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2020 Ford Fusion: Model overview, pricing, tech and specs

The Fusion isn't long for this earth, but it's not gone just yet.

Don't expect many, if any changes between now and the Fusion's near-term demise.

Ford

Domestic automakers have all but culled sedans from their lineup. There are a few remaining holdouts, though, one of which is the Ford Fusion. It's not holding out forever, as production is scheduled to end in 2020, but it will be here long enough to see the 2020 model year.

The second-generation Fusion first appeared in 2013, with a mid-cycle refresh giving the car a nip and a tuck for the 2017 model year. Ford followed that up with a small update for the 2019 model year, so, don't expect any changes to take place for 2020, considering how close to the end the Fusion is.

Read next: Our most recent Ford Fusion review.

Powertrain and specs

If variety is the spice of life, the Ford Fusion is practically running its own Bedouin bazaar. Counting its electrified variants, there are five different powertrains available for the 2020 Fusion. Its base engine is a 2.5-liter I4 that makes 175 horsepower and 175 pound-feet of torque. All Fusions mate their engines to six-speed automatic transmissions, with more powerful engines offering manual gear selection, as well as engine stop-start tech.

The mid-range gas engine, a 1.5-liter turbocharged I4, bumps output up to 181 hp and 185 lb-ft, but if you're really angling for something sprightly, there's a 2.0-liter turbocharged I4 that makes 245 hp and 275 lb-ft, and it's available on multiple trims. Sadly, the 325-horsepower Fusion Sport was discontinued after the 2019 model year, so it does not reappear for 2020. Front-wheel drive is standard, but the 2.0-liter engine can also pick up all-wheel drive.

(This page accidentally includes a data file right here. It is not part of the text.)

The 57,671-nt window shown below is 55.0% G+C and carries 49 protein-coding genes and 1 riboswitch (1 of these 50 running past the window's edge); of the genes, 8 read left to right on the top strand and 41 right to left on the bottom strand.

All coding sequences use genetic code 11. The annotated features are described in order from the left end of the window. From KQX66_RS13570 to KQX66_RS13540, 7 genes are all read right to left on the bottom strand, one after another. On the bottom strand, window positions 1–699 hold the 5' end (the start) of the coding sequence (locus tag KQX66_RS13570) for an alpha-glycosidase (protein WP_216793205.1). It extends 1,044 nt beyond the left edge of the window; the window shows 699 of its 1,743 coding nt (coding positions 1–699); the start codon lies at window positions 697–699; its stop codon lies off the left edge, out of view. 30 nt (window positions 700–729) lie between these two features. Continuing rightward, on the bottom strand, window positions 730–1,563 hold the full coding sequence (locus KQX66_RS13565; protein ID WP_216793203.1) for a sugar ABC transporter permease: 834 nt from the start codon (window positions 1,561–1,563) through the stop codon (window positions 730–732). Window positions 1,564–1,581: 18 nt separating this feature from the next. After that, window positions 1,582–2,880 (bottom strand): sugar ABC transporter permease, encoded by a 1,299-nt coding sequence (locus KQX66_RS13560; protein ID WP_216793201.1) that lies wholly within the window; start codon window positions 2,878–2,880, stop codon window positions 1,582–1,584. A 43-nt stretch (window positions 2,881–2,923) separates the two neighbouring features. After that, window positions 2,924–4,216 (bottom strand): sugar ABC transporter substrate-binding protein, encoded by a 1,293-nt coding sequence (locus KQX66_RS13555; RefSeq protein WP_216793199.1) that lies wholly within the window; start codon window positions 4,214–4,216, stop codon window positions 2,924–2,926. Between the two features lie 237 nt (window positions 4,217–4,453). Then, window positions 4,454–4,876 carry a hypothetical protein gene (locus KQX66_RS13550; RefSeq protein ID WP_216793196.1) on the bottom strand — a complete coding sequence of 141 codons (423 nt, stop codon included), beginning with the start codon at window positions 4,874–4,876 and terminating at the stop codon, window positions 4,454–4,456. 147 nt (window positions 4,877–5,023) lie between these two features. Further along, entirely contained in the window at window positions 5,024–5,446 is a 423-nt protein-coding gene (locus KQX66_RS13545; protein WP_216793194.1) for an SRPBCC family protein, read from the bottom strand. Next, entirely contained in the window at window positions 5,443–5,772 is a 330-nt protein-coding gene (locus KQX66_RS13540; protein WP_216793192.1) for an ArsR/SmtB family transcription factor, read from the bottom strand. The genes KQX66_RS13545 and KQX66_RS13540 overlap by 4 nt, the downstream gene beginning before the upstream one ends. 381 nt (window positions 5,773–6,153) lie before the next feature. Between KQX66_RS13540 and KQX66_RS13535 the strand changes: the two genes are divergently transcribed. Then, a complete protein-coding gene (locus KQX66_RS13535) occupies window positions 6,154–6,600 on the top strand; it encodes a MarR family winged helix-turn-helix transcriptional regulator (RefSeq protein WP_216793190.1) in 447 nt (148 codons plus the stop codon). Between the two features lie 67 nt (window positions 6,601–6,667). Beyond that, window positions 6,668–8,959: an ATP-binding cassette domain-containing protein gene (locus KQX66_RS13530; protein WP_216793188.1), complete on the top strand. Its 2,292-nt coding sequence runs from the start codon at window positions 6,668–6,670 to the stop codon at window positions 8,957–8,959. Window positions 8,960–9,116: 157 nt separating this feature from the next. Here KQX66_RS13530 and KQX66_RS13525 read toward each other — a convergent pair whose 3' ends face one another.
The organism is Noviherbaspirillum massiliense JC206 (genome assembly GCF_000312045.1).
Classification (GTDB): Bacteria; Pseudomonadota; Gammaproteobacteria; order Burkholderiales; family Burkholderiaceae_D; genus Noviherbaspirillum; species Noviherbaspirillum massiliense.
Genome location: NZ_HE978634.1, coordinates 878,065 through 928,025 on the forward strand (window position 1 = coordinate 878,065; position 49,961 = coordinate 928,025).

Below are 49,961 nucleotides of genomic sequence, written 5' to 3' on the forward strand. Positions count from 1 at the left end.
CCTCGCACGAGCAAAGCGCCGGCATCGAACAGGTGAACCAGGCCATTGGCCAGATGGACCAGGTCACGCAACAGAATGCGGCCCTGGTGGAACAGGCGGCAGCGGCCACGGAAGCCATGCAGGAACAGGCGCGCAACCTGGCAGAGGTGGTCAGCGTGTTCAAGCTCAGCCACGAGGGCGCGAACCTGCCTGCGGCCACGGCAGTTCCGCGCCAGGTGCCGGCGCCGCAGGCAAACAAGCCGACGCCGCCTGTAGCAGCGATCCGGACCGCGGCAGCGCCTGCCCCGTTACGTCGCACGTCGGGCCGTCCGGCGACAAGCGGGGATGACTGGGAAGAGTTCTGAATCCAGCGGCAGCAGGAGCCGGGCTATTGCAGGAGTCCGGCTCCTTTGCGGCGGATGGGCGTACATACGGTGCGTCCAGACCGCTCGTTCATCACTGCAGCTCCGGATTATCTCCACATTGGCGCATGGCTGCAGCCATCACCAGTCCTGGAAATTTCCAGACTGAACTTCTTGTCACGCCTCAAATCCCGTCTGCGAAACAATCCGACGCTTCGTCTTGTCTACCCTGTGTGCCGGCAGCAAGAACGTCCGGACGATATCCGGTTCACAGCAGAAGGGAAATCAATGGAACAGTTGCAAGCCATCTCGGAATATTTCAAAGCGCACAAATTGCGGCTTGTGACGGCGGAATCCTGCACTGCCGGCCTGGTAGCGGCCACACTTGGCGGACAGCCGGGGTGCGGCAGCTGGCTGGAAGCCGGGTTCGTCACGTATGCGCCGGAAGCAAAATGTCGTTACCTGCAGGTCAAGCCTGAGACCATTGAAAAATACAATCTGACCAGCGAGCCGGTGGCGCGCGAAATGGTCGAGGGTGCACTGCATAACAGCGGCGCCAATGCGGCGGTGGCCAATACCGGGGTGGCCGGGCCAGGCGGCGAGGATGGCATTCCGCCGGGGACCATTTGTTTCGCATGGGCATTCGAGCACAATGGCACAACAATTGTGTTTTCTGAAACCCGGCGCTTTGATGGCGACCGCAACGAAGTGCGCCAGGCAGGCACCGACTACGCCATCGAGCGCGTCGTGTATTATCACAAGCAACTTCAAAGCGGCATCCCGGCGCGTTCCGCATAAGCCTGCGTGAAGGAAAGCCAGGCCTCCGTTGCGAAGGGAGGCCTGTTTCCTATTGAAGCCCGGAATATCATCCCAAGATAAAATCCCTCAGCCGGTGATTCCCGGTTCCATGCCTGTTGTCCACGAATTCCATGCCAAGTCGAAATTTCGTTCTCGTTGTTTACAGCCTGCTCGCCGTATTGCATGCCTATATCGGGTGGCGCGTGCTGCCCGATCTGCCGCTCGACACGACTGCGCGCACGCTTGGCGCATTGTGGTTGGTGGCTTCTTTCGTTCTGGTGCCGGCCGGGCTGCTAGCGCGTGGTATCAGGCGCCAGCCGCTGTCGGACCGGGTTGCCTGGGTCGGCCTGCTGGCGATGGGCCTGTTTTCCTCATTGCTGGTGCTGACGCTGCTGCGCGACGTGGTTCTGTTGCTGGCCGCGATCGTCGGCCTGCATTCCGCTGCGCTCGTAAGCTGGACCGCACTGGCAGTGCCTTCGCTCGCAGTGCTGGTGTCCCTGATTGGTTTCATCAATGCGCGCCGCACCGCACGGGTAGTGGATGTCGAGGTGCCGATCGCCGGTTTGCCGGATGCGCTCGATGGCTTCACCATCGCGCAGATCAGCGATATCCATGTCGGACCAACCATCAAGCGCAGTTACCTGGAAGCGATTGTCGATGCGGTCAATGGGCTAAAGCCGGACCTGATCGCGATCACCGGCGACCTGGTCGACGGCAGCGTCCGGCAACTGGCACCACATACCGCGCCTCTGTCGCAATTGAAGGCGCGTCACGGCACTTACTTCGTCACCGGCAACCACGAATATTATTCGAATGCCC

Fuel economy is all over the map. The base engine achieves an EPA-estimated 21 miles per gallon city and 31 mpg highway. The 1.5-liter brings those numbers up to 23 mpg city and 34 mpg highway. Since the 2.0-liter is a little more fun, its numbers are lower, coming in at 21 mpg city and 31 mpg highway with FWD, dropping further to 20 mpg city and 29 mpg highway with four driven wheels.

And then there's the hybrids. Both the Fusion Hybrid and Fusion Energi plug-in hybrid use a 2.0-liter, Atkinson-cycle four-cylinder gas engine, as well as an electronically controlled continuously variable transmission and mandatory front-wheel drive. The Fusion Hybrid sees a serious bump in fuel economy, ringing in at 43 mpg city and 41 mpg highway. The Fusion Energi is EPA rated at 103 MPGe when relying on both electricity and the gas engine, or 42 mpg combined with the gas engine alone. The Energi's battery is rated for 26 miles of range per charge.

Interior